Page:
Proviso to Section 113 of Income Tax Act, 1961 not clarificatory or retrospective in nature

Supreme Court: The 5-judge bench of R.M. Lodha, CJ and J.S. Khehar, J. Chelameswar, Dr. A.K. Sikri and R.F. Nariman deciding the question of law as to whether the proviso appended to Section 113 of the Income Tax Act, 1961 which was inserted in that Section by the Finance Act, 2002 is to operate prospectively or is clarificatory and curative in nature and, therefore, has retrospective operation, overruled the decision of the division bench in Commissioner of Income Tax v. Suresh N. Gupta, (2008) 4 SCC 362 which treated the said proviso as clarificatory and gave it a retrospective effect.

Applying the principle of fairness to the rule of restrospectivity, the Court held that legislation’s which modified accrued rights or which impose obligations or impose new duties or attach a new disability have to be treated as prospective unless the legislative intent is clearly to give the enactment a retrospective effect; unless the legislation is for purpose of supplying an obvious omission in a former legislation or to explain a former legislation. Considering the proviso to Section 113 of the IT Act which states that the tax chargeable under the said Section shall be increased by a surcharge, if any, levied by any Central Act and applicable in the assessment year relevant to the previous year in which the search is initiated under Section 132 or the requisition is made under Section 132-A of IT Act, the Court noticed that the said provision id not beneficial but rather onerous to the assessee, hence, it cannot be retrospective effect.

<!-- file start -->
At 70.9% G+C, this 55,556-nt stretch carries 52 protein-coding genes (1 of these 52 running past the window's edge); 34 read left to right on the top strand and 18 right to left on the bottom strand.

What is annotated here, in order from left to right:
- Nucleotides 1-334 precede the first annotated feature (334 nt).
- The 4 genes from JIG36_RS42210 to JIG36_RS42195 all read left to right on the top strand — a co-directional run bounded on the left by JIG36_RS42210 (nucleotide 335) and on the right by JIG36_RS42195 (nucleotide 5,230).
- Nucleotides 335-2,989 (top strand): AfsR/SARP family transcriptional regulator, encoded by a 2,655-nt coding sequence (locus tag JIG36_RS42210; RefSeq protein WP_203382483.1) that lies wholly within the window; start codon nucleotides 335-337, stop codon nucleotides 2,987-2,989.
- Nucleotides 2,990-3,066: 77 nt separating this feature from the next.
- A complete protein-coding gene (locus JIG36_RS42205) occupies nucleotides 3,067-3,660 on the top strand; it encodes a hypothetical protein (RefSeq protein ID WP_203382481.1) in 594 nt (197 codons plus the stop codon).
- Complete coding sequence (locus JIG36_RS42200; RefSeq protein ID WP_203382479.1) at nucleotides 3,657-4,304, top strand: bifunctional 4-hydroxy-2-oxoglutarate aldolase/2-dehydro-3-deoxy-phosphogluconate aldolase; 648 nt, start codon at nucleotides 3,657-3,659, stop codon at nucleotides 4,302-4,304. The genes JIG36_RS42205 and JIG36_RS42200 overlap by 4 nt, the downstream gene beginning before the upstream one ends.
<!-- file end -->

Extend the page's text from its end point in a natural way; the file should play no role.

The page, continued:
In the present case, which was represented by B.V. Balram Das and Bhargava V. Desai, a search and seizure operation under Section 132 of ITAct was conducted in the year 2001 and consequently, the assessee filed its return of income for the block period from 01.04.1989 to 10.02.2000. The said block assessment was completed in the year 2002 but later it was observed that surcharge had not been levied on the tax imposed upon the assessee, thereby, resulting into the above issue before the Court. CIT v. Vatika Township Pvt. Ltd., Civil Appeal No. 8750 of 2014, decided on 15.09.2014

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One comment

  • the income tax act has many holes and the way the assessing officer are passing discretionary orders upon them the IT tribunal is also doing similar orders, when orders in respect to development agreements are done with partial or possession is given these authorities are passing orders as if the developers has been owner, but when the developers fails to get the local sanctions too the IT officials have passed orders as if the land is transferred as if the posse ions is given and is silent if the developer fails and returns the land's back then What? secondly there are certain ITAt orders even if posse ion is given the ITAt member gives an order what if the posse ion if given but the owners have not sold or realised any profits, it is mind boggling mess of multiple views and orders.

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